And that’s what it was. A moment. Maybe 20 seconds. A moment when a hurried mother made a mistake. But thanks to the stranger, a police officer showed up at my door at 9:00 o’clock that night to interrupt bed-time routine and inform me of my stupidity. Fortunately, it was one of those awkward “warnings” about a “chaotic bus pick up?” and I agreed with him that yes, I was wrong. It was a lapse of judgement. But no one was hurt and I had not gone anywhere. My boys were safe and they were not traumatized. We had talked about the situation. All was fine.

Except my heart. My heart was sad that in this world, my first thought was – great! Some stranger is videotaping me and I’ll either “go viral” on social media or have a police citation.

My question is – why didn’t the stranger instead think to help. Maybe instead of blocking my view of my son, she might have taken my son’s hand and walked him to my car. We all would have said thank you and moved on with the day. It could have been a “grateful” moment.

Just five days before this, on the second day of school, a little 7-year-old got off the school bus with my boys. There was no parent waiting for him. I walked him to his house and we knocked on the door. No answer. Knocked on windows. Nothing. I called the management office of the community and they called the parents and tracked them down. I waited with this little boy for 10 minutes until his parents arrived. They thought he had gotten on the bus to day care rather than the bus home. It was a mistake.  A moment. I did not call and report the parents to the police. I helped.

Oh how I wish we could all be more helpful.

This week an elderly patient sat in my office. She wasn’t sure she wanted to return in two weeks to get her blood pressure rechecked because transportation was too difficult for her. And she didn’t have any one around to help her. She looked at me with eyes of sadness. “People tend to disappear once you get older or have a cane,” she lamented. “Nobody wants to help anyone anymore. Nobody cares anymore in this world. Everyone is just worried about their own self.”

A generalization yes, but also a reminder to me.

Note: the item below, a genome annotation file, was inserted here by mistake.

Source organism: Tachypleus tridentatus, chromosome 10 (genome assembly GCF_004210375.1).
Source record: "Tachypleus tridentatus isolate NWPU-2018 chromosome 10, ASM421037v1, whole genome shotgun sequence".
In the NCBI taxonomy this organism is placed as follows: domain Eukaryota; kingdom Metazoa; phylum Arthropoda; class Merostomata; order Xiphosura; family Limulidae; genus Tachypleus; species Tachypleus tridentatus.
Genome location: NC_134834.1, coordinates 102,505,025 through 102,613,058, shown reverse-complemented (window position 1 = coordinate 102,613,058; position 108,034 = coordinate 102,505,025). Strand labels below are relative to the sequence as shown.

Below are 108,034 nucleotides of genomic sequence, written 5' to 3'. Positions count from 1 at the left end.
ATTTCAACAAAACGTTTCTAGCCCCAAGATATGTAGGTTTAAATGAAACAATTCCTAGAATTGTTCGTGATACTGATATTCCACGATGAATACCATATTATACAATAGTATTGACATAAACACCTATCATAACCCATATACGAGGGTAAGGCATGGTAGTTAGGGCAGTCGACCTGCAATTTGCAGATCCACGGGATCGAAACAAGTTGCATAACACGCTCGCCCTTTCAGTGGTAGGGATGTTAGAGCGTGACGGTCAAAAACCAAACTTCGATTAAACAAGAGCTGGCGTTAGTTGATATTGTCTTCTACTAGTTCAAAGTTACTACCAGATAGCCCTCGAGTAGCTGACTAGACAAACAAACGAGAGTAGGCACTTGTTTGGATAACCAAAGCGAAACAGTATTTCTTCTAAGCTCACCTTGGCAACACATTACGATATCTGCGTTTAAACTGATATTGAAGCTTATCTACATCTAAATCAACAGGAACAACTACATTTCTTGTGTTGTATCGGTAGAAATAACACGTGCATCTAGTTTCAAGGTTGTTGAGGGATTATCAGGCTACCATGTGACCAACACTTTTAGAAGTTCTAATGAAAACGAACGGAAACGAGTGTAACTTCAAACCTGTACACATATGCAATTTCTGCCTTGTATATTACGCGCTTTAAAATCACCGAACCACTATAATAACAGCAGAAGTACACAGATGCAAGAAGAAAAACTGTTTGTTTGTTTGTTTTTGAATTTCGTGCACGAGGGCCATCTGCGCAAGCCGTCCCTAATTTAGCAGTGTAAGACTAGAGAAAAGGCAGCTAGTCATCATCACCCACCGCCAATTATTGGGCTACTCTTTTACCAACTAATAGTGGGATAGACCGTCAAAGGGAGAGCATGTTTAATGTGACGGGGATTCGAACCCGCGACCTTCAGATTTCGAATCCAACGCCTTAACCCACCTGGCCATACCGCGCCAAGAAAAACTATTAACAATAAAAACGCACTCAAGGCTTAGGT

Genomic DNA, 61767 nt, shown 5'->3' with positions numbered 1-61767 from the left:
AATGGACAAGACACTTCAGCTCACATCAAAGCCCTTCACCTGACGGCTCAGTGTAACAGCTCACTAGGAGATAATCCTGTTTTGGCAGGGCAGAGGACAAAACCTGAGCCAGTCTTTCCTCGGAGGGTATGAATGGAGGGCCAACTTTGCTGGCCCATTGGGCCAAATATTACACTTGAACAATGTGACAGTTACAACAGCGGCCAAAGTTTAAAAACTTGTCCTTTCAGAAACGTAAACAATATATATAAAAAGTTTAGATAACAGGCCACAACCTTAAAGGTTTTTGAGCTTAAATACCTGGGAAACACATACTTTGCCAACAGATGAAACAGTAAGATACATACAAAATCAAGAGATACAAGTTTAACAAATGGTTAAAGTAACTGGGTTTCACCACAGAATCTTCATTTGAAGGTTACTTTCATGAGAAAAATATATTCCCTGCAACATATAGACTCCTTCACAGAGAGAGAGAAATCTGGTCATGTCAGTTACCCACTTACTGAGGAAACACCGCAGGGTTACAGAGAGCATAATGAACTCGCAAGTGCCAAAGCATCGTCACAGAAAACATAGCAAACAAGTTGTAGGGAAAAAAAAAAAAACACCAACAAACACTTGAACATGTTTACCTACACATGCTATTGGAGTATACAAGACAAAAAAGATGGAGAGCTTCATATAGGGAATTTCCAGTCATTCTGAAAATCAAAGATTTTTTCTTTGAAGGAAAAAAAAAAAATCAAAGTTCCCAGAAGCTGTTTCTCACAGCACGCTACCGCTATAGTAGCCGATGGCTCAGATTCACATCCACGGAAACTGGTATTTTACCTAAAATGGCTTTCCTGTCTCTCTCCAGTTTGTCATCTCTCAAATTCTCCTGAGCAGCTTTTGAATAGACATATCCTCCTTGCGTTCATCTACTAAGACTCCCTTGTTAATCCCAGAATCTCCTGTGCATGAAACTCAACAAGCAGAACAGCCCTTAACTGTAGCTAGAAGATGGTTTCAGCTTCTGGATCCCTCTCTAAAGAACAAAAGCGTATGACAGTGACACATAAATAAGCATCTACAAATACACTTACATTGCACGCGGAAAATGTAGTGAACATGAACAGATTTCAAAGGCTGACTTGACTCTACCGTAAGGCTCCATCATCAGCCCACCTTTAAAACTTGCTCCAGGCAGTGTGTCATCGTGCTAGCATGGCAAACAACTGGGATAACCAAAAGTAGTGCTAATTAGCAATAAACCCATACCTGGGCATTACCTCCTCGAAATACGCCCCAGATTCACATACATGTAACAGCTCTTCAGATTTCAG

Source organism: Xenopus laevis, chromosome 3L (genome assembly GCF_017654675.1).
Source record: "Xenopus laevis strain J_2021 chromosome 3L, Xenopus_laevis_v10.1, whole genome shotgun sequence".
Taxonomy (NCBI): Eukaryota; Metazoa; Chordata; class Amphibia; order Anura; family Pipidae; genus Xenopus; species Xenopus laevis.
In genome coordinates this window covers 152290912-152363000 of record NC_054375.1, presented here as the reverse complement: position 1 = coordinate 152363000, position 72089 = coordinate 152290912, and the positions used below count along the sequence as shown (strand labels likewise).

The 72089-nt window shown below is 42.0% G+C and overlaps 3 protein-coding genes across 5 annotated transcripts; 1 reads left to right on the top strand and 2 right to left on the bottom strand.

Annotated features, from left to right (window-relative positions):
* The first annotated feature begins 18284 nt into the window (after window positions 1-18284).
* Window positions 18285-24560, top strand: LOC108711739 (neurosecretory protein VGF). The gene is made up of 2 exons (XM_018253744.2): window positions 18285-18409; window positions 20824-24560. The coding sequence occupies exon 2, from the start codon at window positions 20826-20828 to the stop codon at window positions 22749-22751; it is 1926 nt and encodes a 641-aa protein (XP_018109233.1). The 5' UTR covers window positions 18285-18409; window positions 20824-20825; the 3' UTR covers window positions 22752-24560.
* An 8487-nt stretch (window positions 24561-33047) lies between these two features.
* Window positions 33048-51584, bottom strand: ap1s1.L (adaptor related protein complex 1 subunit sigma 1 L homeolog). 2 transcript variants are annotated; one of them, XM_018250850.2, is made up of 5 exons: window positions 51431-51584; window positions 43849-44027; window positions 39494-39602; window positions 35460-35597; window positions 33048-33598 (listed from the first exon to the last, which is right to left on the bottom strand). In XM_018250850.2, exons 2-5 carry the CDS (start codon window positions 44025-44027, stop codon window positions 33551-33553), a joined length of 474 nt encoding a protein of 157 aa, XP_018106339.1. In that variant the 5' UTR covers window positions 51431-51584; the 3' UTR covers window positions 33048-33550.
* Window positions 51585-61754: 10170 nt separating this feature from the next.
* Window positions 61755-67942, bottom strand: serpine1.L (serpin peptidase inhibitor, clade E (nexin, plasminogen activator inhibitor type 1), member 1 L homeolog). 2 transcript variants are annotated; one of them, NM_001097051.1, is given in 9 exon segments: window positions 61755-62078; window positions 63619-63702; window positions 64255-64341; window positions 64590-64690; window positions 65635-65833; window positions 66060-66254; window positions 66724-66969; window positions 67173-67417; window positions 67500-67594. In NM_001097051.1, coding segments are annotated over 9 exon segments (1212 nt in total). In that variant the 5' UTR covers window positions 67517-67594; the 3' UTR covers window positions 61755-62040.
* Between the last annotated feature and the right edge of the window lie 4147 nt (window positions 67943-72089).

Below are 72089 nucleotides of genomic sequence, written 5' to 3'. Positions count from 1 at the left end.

Let’s be more kind.

Let’s be more helpful.

Let’s think about what others might be going through and what we might do to help.

Let’s be a good neighbor and a loving friend.

Let’s create more grateful moments.

Love matters.

Bits of Trauma

It was a couple of small pops followed by some strange noises that I couldn’t decide if they were animal or human. It was 9:30 at night and I was walking the little dog a few doors down from our home in the “townhome” side of our rental community. The next morning, my neighbor asked if I heard the gunfire as I greeted him while taking the dog out again. My fears were confirmed when a friend from the township police department called to let me know there had been gunfire, broken window, and argument, but no arrests. “Probably drug related,” he suggested.

Gunshots in the apartment side of the community. Gunshots fired in the building adjacent to the playground where my children swing and slide and jump their bikes off any possible knoll. Gunshots that could be a stray bullet piercing one of my precious sons.

I immediately put in a call to the property management office for the boss to call me and sent an email. He called back later the following afternoon. He had no concern and certainly had no plan to address the issue. “I can’t control who people invite over,” he responded. “No, we won’t extend the fence line; that would be expensive.” “The police do patrol,” he answered – “never seen them patrol,” I argued – “well, it’s at random times.” (Hmmm, nope, no one in the neighborhood has ever seen them patrol either.) Every suggestion I made, he had no interest in. “I’ll pass your concerns to my supervisor,” he concluded. I informed him that I was “tremendously disappointed in your clear lack of concern for the safety of the people who live here and for the children.” And then I left a message for the regional manager; and I’m still waiting a return call.